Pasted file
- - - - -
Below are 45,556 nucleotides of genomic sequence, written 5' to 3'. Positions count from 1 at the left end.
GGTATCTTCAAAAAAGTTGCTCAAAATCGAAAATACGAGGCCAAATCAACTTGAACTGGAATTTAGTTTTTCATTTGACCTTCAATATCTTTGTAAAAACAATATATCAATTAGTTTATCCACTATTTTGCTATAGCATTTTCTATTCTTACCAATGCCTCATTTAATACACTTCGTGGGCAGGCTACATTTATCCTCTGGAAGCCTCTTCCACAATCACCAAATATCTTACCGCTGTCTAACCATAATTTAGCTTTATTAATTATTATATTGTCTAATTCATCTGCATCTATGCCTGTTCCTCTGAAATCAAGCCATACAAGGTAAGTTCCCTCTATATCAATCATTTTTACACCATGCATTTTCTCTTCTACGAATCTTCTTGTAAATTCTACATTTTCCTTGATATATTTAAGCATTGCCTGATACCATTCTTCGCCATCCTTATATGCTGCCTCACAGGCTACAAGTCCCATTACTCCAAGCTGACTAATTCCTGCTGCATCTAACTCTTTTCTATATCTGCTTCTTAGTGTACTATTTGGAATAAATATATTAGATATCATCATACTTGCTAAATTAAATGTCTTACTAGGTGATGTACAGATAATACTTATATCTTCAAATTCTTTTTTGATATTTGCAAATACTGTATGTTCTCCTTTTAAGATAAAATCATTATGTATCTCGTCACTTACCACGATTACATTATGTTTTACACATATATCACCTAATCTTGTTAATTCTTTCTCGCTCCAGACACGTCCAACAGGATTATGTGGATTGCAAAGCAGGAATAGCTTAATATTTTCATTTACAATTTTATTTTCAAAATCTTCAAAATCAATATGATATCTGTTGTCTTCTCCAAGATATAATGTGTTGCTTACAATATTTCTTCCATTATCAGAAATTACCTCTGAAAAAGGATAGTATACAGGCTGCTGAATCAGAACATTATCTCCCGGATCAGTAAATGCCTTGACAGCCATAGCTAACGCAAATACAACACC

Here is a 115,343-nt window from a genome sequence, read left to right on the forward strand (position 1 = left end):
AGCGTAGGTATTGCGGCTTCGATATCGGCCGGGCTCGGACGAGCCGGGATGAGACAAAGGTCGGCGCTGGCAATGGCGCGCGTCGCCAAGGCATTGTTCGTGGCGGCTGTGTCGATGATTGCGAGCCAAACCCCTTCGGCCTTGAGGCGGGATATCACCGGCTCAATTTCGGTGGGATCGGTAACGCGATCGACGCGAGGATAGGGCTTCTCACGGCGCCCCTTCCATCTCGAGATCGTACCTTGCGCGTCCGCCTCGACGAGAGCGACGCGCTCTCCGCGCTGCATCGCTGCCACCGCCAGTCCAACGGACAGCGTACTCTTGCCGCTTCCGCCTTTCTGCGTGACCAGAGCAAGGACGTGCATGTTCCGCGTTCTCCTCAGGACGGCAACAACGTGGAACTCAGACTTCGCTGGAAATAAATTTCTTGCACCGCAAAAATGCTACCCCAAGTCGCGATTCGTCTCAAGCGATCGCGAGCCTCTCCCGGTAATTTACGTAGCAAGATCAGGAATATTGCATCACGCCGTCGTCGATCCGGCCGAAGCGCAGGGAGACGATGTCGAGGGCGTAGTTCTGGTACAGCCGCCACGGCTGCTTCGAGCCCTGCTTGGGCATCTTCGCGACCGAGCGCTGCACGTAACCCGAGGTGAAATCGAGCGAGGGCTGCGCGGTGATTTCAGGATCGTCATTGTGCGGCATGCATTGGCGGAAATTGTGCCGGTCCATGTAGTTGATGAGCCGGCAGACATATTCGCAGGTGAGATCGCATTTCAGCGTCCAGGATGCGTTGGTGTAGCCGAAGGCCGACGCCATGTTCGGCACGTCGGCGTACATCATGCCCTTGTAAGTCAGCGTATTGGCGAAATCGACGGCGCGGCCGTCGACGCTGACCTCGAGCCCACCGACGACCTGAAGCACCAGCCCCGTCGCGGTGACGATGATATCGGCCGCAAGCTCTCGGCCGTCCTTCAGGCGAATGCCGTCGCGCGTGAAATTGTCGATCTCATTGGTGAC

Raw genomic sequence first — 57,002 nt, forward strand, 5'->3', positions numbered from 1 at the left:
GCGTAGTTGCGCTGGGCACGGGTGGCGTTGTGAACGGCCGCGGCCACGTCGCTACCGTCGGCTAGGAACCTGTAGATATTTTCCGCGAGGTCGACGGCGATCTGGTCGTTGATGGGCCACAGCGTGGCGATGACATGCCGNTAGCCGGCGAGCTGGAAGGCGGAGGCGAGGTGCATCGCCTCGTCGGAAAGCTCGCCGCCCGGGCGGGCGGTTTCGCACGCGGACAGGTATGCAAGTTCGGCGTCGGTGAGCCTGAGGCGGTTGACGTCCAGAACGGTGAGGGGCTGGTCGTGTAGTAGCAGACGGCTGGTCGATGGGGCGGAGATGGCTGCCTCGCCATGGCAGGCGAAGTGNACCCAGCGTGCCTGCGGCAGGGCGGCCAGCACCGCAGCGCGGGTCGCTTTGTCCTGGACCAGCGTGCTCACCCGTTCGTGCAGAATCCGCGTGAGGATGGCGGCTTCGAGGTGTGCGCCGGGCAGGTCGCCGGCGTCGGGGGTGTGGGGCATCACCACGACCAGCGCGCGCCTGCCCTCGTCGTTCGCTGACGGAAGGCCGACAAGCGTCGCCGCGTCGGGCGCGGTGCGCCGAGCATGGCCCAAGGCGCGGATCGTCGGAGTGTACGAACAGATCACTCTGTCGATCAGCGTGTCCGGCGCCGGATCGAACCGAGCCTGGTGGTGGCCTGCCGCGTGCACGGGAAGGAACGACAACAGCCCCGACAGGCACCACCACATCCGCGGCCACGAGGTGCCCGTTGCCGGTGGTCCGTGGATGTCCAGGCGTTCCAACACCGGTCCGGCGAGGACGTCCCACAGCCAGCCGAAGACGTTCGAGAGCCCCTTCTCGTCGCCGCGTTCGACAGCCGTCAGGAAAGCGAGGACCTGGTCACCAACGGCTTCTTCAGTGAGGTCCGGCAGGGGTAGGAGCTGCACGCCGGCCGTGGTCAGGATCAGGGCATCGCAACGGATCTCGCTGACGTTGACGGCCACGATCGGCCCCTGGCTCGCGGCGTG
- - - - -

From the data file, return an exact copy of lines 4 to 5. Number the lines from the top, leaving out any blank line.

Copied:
AGCGTAGGTATTGCGGCTTCGATATCGGCCGGGCTCGGACGAGCCGGGATGAGACAAAGGTCGGCGCTGGCAATGGCGCGCGTCGCCAAGGCATTGTTCGTGGCGGCTGTGTCGATGATTGCGAGCCAAACCCCTTCGGCCTTGAGGCGGGATATCACCGGCTCAATTTCGGTGGGATCGGTAACGCGATCGACGCGAGGATAGGGCTTCTCACGGCGCCCCTTCCATCTCGAGATCGTACCTTGCGCGTCCGCCTCGACGAGAGCGACGCGCTCTCCGCGCTGCATCGCTGCCACCGCCAGTCCAACGGACAGCGTACTCTTGCCGCTTCCGCCTTTCTGCGTGACCAGAGCAAGGACGTGCATGTTCCGCGTTCTCCTCAGGACGGCAACAACGTGGAACTCAGACTTCGCTGGAAATAAATTTCTTGCACCGCAAAAATGCTACCCCAAGTCGCGATTCGTCTCAAGCGATCGCGAGCCTCTCCCGGTAATTTACGTAGCAAGATCAGGAATATTGCATCACGCCGTCGTCGATCCGGCCGAAGCGCAGGGAGACGATGTCGAGGGCGTAGTTCTGGTACAGCCGCCACGGCTGCTTCGAGCCCTGCTTGGGCATCTTCGCGACCGAGCGCTGCACGTAACCCGAGGTGAAATCGAGCGAGGGCTGCGCGGTGATTTCAGGATCGTCATTGTGCGGCATGCATTGGCGGAAATTGTGCCGGTCCATGTAGTTGATGAGCCGGCAGACATATTCGCAGGTGAGATCGCATTTCAGCGTCCAGGATGCGTTGGTGTAGCCGAAGGCCGACGCCATGTTCGGCACGTCGGCGTACATCATGCCCTTGTAAGTCAGCGTATTGGCGAAATCGACGGCGCGGCCGTCGACGCTGACCTCGAGCCCACCGACGACCTGAAGCACCAGCCCCGTCGCGGTGACGATGATATCGGCCGCAAGCTCTCGGCCGTCCTTCAGGCGAATGCCGTCGCGCGTGAAATTGTCGATCTCATTGGTGAC

Raw genomic sequence first — 57,002 nt, forward strand, 5'->3', positions numbered from 1 at the left: